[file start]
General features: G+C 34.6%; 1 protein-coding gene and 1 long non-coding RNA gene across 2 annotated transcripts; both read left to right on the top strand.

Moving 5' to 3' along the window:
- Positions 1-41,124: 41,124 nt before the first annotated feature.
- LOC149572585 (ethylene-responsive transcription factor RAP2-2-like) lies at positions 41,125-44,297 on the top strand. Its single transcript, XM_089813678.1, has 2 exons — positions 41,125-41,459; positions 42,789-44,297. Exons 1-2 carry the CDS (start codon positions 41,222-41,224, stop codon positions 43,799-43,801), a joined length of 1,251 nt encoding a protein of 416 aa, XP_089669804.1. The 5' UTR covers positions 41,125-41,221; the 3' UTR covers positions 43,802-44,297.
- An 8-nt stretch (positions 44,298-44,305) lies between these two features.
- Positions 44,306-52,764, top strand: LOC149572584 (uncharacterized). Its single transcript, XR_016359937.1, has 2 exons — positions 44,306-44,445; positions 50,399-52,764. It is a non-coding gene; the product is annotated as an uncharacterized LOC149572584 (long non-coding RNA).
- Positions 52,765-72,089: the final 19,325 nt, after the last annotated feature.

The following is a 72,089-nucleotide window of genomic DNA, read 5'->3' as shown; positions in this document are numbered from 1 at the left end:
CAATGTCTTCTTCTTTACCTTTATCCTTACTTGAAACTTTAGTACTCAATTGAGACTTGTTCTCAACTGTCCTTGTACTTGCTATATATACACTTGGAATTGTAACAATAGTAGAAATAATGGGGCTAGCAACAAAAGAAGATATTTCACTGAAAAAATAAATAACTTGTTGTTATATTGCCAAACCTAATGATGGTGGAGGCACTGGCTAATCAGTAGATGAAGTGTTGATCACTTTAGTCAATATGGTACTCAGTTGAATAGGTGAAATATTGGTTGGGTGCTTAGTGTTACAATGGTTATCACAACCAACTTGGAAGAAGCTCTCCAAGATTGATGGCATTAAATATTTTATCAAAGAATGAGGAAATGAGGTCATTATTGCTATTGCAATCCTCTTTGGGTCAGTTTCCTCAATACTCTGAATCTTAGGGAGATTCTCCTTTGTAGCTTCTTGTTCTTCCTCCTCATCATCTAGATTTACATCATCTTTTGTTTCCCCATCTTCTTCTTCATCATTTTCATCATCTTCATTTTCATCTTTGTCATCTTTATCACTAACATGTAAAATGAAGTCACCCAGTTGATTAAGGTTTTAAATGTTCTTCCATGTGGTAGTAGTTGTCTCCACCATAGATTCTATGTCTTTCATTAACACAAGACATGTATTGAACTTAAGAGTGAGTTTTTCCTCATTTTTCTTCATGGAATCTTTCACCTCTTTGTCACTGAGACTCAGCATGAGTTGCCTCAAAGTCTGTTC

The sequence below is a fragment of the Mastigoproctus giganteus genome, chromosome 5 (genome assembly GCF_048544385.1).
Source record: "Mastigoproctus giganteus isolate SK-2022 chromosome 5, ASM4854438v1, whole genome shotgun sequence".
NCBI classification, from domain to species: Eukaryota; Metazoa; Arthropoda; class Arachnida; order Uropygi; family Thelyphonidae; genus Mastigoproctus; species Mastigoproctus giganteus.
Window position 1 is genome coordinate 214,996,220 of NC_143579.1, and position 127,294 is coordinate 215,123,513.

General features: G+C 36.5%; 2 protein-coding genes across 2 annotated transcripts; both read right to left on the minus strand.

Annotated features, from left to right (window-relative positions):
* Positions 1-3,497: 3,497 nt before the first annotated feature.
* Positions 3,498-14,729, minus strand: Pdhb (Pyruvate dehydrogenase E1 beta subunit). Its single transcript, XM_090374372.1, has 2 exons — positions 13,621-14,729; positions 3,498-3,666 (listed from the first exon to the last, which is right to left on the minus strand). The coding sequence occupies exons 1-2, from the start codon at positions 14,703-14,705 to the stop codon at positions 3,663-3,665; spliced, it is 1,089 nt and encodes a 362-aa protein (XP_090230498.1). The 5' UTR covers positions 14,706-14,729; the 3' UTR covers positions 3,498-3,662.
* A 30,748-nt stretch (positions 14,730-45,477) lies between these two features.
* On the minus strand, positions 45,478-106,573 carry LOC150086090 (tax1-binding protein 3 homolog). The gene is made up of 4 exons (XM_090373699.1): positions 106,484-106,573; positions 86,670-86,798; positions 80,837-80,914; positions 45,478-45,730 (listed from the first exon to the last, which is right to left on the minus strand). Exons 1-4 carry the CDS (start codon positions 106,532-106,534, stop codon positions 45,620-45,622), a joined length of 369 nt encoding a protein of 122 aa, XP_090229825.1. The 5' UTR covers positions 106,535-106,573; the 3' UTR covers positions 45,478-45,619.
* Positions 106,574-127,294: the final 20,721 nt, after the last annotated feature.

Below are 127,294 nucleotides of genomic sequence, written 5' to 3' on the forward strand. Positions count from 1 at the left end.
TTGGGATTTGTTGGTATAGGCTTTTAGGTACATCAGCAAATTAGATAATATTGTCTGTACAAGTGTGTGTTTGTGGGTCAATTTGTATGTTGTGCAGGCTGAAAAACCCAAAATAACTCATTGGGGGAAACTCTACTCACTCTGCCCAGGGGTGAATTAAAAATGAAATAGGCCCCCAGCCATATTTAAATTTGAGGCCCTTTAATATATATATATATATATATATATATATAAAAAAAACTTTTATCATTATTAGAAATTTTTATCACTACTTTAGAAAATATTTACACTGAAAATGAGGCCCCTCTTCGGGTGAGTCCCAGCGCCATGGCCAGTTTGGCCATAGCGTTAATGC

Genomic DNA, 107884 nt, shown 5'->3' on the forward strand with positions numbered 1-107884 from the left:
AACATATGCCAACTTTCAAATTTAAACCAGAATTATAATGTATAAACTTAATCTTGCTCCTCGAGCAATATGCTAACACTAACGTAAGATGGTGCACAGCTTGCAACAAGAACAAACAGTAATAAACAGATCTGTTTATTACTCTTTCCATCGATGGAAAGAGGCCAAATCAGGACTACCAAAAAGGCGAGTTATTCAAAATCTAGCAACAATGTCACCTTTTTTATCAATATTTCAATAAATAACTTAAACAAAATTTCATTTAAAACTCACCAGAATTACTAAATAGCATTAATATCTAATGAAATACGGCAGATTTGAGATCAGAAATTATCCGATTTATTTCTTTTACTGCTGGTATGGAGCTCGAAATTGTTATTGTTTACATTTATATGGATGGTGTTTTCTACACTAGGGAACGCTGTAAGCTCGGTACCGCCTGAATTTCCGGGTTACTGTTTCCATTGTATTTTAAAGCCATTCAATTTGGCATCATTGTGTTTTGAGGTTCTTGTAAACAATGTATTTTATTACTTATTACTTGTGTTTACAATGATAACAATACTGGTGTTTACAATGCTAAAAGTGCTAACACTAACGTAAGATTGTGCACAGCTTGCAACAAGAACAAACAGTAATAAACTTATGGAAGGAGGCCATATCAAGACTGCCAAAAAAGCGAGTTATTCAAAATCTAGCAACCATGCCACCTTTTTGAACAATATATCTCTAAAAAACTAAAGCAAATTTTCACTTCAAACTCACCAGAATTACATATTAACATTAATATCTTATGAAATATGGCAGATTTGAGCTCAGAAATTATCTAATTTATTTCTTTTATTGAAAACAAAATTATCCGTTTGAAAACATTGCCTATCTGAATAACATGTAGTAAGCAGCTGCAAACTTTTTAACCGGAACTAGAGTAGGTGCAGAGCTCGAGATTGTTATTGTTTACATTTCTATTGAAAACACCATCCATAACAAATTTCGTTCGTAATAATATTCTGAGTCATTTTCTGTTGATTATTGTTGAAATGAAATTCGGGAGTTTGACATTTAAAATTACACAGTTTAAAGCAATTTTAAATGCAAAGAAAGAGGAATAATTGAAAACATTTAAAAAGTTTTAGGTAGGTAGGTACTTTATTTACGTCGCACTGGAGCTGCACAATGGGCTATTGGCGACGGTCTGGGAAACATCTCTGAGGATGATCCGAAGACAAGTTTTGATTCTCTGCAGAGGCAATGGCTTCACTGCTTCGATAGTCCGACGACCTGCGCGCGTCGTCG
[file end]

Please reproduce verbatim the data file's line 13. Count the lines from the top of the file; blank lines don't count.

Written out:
Window position 1 is genome coordinate 214,996,220 of NC_143579.1, and position 127,294 is coordinate 215,123,513.